Current trends in the medical mainstream include a deepening biochemical and genomic understanding of the nature and causes of disease, new and ever more sophisticated laboratory tests, increased doctor specialization, and greater-than-ever dogmatic attachment to conventional methods.
None of this is bad, mind you. And understanding of the biochemical mechanisms of bodily action and genomic variability should inform our decisions when choosing which medicines to prescribe for our patients.
Simultaneously, there’s an increasing trend toward integrating conventional and “complementary” methods. And it’s a very laudable goal. Yet, to quote from a Joni Mitchell song, “Something’s lost but something’s gained in living every day.”
Fundamental to all of the healing arts without exception, despite the continually increasing complexity of western medicine, is the time-tested simplicity of lifestyle medicine.
Wellness still depends on fresh air, pure water, a balanced diet, physical movement, a feeling of purpose, meaningful relationships, and a perspective larger than ourselves.
Old-time family doctors were keenly aware of the need to try to get their patients to correct the underlying lifestyle factors that had made them sick. They tried to urge their patients to adopt healthier, wellness-based lifestyles.
But the emphasis in medicine shifted over many decades to stopping the headlong progression of the disease and treating the symptoms, without addressing the underlying lifestyle causes.
Meanwhile, lifestyle medicine is still absolutely fundamental to the training of naturopathic physicians.
Why obsess about your latest, up-to-date, hipster “twenty-three and me” medical diagnosis and treatment plan, if you’re unwilling to make fundamental underlying changes, such as foregoing your caramel macchiato and chocolate chip muffin, or going gluten-free when the tests have clearly shown you’re gluten-sensitive?
Well-researched drugs like Cyclophosphamide may slow or even stop the progression of a deadly cancer, but they are powerless to achieve a permanent healing for the person who has hosted the cancer.
When the oncologist tells his patient that it doesn’t matter what they eat or what lifestyle changes they make, so long as they follow the drug-based regime specific to their cancer type, they’re drastically reducing the patient’s chances of experiencing a permanent healing.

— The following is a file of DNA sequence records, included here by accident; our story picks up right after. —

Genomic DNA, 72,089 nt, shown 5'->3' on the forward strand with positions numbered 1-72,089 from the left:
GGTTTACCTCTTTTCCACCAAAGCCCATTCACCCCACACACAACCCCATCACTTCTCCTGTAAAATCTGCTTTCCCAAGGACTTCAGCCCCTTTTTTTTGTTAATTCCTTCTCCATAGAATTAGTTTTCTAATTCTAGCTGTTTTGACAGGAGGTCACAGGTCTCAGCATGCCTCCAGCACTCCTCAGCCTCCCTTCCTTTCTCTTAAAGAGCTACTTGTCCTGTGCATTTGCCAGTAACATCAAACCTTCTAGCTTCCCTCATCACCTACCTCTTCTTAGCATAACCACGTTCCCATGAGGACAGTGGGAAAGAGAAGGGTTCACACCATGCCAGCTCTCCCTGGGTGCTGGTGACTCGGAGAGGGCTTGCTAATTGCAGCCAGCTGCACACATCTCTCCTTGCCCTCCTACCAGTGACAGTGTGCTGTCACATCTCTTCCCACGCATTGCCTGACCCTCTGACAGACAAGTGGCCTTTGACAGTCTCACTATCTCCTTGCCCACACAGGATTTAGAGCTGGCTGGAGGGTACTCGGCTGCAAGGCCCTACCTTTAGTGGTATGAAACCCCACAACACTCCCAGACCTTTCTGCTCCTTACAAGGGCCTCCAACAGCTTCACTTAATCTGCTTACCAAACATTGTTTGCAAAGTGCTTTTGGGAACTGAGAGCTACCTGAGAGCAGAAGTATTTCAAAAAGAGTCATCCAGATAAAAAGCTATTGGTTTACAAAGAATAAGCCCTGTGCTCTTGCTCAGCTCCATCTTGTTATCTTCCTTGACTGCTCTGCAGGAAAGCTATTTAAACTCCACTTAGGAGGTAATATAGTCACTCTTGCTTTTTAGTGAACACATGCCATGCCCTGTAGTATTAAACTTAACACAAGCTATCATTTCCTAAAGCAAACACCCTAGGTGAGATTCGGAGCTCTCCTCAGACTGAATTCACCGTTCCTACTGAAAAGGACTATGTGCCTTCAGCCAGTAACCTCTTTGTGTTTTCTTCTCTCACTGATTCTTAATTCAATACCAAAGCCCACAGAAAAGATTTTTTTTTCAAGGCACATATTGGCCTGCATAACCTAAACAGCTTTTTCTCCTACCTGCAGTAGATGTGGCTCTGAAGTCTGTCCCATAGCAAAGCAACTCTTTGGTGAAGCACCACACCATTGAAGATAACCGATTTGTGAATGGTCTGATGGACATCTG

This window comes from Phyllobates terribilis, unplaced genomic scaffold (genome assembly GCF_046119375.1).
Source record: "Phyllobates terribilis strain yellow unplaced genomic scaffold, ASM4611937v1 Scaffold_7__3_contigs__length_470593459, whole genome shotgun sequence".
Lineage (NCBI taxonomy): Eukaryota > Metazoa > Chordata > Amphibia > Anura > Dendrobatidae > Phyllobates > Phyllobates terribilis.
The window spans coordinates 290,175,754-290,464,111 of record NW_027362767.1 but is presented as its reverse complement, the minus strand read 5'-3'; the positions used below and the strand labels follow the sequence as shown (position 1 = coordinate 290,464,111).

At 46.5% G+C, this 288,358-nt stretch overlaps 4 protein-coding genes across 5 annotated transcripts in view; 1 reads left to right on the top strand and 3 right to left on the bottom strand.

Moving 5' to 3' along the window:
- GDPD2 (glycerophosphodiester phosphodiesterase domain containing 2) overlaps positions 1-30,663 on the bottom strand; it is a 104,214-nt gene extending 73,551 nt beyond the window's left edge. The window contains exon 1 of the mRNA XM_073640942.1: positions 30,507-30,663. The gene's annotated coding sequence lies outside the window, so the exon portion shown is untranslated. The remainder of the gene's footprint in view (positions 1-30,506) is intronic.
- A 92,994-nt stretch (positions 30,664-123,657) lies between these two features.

This is by no means empty supposition on our part as naturopathic physicians, or professional jealousy. It’s simply an all too common observation that cancer patients who resist making lifestyle changes are far more likely to suffer a recurrence.
I love to read the teachings of the old-time naturopaths. I rejoice in their timeless wisdom. Many of their teachings are stunningly simple, yet they can have a profound impact on health.
Bathe your body in the early morning sun. Walk barefoot on the dewy early morning grass. Sweat daily. Exercise, but not to excess. Laugh heartily. Avoid overindulgence.
The catalog of time-tested naturopathic remedies is vast. These simple teachings are universal in their effectiveness, and they are the foundation on which the lasting effectiveness of our sophisticated scientific medicines depends.
Listening to NPR this morning in the car, I heard a doctor lament the lack of time for connecting with his patients on a level where he might not only question their lifestyles, but teach them healthy lifestyle principles, thus restoring the human connection in medicine and promoting true, lasting healing.
“Functional medicine” has become something of a buzzword in traditional medical circles. Naturopathic doctors have always practiced functional medicine.
Naturopathic physicians hold fast to the fundamental need to treat the whole person – seeking the deep causes of disease, rather than temporarily patching-over the symptoms, or treating a single bodily system, often at the ruinous expense of other systems.
The naturopathic physician strives to understand how the systems of the body function together, and to achieve a lasting healing by restoring their robust, healthy, interconnected functioning. This is the true definition of functional medicine.
Read more about the medical services Dr. Connie offers here: http://www.naturopathichealthconsultations.com